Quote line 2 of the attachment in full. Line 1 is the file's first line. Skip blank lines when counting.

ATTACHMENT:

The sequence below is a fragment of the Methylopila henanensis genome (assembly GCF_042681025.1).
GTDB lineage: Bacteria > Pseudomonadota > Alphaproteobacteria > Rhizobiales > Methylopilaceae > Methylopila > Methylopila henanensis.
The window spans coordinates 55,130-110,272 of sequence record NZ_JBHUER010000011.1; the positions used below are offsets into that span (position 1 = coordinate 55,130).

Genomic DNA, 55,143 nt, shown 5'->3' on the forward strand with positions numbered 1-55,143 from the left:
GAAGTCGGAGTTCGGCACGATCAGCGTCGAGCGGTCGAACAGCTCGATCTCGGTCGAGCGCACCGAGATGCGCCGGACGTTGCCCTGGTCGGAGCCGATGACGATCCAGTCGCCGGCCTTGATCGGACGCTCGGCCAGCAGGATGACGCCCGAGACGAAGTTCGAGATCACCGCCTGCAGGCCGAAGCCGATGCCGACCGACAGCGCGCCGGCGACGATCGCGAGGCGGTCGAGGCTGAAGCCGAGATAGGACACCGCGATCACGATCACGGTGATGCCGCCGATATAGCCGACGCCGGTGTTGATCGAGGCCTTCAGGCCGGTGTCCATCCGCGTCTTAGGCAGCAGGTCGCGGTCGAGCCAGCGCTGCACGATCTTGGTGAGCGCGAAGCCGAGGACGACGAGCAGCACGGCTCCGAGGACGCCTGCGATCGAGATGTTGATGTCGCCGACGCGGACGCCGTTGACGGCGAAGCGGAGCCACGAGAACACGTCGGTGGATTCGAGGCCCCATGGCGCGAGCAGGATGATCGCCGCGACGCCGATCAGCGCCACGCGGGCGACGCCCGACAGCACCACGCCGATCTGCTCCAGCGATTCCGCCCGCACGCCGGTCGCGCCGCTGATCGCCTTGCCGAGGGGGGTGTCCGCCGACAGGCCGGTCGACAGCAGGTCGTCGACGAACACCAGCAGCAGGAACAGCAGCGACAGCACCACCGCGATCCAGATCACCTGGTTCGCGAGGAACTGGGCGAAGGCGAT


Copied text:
GTDB lineage: Bacteria > Pseudomonadota > Alphaproteobacteria > Rhizobiales > Methylopilaceae > Methylopila > Methylopila henanensis.